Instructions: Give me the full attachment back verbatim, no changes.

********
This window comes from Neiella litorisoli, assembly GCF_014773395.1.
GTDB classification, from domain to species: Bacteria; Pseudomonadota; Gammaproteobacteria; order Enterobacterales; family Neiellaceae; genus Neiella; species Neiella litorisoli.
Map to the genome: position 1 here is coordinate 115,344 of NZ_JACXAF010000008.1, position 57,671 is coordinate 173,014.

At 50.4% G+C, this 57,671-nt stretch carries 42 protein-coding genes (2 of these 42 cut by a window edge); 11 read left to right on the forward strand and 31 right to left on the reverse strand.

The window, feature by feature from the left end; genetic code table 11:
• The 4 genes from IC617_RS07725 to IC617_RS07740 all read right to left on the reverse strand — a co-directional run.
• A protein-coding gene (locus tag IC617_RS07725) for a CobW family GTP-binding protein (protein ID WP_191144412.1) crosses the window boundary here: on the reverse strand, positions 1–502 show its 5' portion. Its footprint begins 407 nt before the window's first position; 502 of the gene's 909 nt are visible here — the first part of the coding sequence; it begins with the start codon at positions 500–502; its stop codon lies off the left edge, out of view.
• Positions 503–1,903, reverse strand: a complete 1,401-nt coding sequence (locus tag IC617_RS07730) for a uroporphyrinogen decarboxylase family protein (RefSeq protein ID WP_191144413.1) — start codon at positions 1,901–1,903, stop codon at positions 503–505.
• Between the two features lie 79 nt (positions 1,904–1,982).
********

This window comes from Neiella litorisoli, assembly GCF_014773395.1.
GTDB classification, from domain to species: Bacteria; Pseudomonadota; Gammaproteobacteria; order Enterobacterales; family Neiellaceae; genus Neiella; species Neiella litorisoli.
Map to the genome: position 1 here is coordinate 115,344 of NZ_JACXAF010000008.1, position 57,671 is coordinate 173,014.

At 50.4% G+C, this 57,671-nt stretch carries 42 protein-coding genes (2 of these 42 cut by a window edge); 11 read left to right on the forward strand and 31 right to left on the reverse strand.

The window, feature by feature from the left end; genetic code table 11:
• The 4 genes from IC617_RS07725 to IC617_RS07740 all read right to left on the reverse strand — a co-directional run.
• A protein-coding gene (locus tag IC617_RS07725) for a CobW family GTP-binding protein (protein ID WP_191144412.1) crosses the window boundary here: on the reverse strand, positions 1–502 show its 5' portion. Its footprint begins 407 nt before the window's first position; 502 of the gene's 909 nt are visible here — the first part of the coding sequence; it begins with the start codon at positions 500–502; its stop codon lies off the left edge, out of view.
• Positions 503–1,903, reverse strand: a complete 1,401-nt coding sequence (locus tag IC617_RS07730) for a uroporphyrinogen decarboxylase family protein (RefSeq protein ID WP_191144413.1) — start codon at positions 1,901–1,903, stop codon at positions 503–505.
• Between the two features lie 79 nt (positions 1,904–1,982).